Gestational Diabetes and the Glucose Tolerance Test: Do You Have to Consent? |

Gestational Diabetes and the Glucose Tolerance Test: Do You Have to Consent?

sarah October 23, 2015

While it’s important for women to assess their endocrine function and maintain healthy blood glucose levels during pregnancy, is the glucose tolerance test the best way to do that?

Gestational diabetes mellitus (GDM) is an increasing problem among pregnant mothers in the U.S., affecting an average of approximately 7% of all pregnancies – over 200,000 cases annually. GDM significantly increases the risk of preeclampsia, premature and cesarean delivery, shoulder dystocia and other birth injuries, newborn hyperinsulinemia, transfer to neonatal intensive care, and newborn jaundice.

The current U.S. standard of care dictates that all pregnant women should be screened for GDM during weeks 24-28 of gestation via the glucose challenge test (GCT), in which a 50-gram glucose solution is administered and blood glucose is measured after 1 hour.  Patients with a GCT result of >=130 mg/dL are then referred for the “gold standard” oral glucose tolerance test (OGTT), in which fasting blood glucose is measured and again at 1, 2, and 3 hours after a 75-gram or 100-gram solution is consumed. Patients with abnormal results in 2 or more of the 4 readings are then officially diagnosed with GDM. But how accurate are these tests? This meta-analysis of 26 studies found that the initial GCT screening identified only 76% of GDM cases, with a significant false positive rate of 15-23% of all women tested. Why is this significant?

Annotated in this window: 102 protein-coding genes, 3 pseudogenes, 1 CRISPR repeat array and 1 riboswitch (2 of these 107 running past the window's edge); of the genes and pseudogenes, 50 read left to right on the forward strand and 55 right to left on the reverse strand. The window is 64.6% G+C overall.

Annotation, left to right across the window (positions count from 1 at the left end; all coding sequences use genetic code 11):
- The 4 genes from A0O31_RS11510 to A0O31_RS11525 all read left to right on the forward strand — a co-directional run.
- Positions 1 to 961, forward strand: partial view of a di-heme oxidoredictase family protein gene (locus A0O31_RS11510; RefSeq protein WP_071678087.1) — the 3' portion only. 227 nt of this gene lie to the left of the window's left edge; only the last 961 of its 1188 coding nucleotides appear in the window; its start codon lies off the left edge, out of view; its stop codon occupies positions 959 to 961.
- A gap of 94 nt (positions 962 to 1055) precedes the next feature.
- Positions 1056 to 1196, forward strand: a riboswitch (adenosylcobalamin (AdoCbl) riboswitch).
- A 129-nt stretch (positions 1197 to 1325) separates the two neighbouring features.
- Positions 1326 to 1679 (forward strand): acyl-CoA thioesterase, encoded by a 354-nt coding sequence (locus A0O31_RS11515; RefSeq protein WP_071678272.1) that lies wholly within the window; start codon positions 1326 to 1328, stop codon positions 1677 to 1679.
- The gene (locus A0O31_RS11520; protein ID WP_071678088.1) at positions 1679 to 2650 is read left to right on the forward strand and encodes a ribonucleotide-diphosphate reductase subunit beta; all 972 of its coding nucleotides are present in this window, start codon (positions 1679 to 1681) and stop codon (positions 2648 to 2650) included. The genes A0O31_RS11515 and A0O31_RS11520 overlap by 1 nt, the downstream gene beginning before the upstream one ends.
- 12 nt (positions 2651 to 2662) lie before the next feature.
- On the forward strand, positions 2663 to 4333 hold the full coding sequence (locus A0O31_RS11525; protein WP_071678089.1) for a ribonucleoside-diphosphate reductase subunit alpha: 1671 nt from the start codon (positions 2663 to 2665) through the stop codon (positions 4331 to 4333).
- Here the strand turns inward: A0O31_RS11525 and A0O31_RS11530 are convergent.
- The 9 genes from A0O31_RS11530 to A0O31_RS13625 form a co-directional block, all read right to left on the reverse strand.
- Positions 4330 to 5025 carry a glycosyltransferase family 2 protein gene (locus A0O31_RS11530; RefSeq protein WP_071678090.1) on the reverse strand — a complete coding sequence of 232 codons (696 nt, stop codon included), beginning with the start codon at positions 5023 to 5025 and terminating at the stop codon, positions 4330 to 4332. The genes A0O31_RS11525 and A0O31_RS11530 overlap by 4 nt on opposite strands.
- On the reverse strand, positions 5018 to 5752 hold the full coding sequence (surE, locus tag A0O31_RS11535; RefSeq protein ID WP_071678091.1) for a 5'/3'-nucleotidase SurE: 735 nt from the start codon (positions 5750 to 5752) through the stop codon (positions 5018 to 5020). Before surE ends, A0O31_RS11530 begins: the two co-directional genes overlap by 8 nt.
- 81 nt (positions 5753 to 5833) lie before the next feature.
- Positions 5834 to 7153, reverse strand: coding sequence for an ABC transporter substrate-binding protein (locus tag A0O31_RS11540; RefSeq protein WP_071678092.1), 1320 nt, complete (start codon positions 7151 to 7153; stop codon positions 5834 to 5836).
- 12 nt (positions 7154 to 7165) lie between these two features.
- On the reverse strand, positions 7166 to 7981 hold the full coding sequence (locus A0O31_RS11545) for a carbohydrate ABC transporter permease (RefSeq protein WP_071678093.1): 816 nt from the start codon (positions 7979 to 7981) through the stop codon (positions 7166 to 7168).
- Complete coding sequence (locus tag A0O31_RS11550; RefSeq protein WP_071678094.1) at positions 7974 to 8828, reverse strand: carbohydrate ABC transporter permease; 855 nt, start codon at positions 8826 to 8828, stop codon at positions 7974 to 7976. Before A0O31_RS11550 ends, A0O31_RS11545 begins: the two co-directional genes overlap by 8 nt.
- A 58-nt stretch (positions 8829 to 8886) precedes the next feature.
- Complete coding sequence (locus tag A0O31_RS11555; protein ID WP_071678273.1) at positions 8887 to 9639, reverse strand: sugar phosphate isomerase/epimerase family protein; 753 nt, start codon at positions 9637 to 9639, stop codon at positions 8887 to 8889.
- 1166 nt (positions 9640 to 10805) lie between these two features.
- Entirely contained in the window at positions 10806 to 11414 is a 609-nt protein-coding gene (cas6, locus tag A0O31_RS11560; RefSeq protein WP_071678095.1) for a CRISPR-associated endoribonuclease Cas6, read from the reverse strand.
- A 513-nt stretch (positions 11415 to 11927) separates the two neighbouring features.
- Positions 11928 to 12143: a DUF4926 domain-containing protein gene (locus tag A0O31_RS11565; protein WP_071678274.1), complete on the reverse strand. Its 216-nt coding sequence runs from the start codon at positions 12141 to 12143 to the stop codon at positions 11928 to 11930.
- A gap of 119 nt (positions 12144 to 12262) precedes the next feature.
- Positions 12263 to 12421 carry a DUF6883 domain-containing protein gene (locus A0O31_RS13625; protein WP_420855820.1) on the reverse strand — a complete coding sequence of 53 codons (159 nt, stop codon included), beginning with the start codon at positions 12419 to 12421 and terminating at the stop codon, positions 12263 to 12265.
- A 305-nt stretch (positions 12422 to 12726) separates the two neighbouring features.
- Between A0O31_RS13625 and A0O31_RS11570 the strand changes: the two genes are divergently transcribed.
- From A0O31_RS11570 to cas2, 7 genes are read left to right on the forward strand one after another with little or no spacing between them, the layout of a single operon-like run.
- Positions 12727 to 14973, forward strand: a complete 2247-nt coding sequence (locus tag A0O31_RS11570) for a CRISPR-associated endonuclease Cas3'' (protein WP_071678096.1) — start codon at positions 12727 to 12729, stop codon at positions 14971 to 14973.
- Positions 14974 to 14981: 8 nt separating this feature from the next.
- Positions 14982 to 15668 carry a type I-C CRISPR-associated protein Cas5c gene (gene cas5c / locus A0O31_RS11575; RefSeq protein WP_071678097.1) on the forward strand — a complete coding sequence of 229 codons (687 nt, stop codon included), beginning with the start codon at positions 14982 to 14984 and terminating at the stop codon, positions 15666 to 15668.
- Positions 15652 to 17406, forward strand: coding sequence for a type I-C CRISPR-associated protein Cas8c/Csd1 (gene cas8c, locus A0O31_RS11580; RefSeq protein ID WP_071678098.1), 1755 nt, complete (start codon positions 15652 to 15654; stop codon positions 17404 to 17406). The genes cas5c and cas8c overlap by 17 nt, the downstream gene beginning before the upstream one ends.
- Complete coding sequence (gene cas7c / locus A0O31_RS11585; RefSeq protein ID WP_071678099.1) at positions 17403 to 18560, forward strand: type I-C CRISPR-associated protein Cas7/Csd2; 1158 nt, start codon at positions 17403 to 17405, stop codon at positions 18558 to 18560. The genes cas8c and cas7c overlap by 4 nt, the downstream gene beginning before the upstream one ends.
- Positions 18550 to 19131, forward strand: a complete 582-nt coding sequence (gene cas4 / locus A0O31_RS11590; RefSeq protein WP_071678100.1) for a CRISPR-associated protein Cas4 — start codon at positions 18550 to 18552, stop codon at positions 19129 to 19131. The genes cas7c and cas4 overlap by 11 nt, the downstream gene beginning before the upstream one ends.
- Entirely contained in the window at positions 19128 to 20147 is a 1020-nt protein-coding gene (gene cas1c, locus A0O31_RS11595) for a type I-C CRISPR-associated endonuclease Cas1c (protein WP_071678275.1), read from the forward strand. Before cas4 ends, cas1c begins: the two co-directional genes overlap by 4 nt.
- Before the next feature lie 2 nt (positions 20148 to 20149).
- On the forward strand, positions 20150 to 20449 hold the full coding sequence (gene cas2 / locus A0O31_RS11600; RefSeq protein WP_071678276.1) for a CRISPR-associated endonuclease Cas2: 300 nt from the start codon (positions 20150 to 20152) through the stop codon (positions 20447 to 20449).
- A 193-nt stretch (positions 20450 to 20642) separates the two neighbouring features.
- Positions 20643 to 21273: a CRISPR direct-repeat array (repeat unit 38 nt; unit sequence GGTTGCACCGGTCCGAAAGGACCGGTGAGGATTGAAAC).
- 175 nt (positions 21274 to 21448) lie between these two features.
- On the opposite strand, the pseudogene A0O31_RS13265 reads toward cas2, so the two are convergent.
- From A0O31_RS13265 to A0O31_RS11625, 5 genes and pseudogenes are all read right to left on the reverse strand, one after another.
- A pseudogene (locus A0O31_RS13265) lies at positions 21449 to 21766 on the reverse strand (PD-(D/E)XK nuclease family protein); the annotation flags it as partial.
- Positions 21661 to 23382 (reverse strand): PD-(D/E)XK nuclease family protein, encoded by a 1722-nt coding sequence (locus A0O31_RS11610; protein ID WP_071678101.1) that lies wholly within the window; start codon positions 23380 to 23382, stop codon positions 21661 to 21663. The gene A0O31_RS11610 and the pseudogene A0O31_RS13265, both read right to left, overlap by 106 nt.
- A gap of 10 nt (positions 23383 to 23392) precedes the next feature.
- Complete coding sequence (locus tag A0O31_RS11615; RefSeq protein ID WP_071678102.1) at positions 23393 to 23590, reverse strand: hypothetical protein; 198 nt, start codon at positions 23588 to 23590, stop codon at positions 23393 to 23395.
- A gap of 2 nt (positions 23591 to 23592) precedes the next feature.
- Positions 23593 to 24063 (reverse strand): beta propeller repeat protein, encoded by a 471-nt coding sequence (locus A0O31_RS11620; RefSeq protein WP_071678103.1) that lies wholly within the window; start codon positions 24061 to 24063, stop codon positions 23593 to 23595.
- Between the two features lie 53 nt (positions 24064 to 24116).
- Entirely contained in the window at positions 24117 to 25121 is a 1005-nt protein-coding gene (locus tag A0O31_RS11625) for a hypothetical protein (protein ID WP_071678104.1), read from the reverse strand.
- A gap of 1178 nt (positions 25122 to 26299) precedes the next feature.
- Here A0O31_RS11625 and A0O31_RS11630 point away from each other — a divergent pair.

Risks associated with Glucola drinks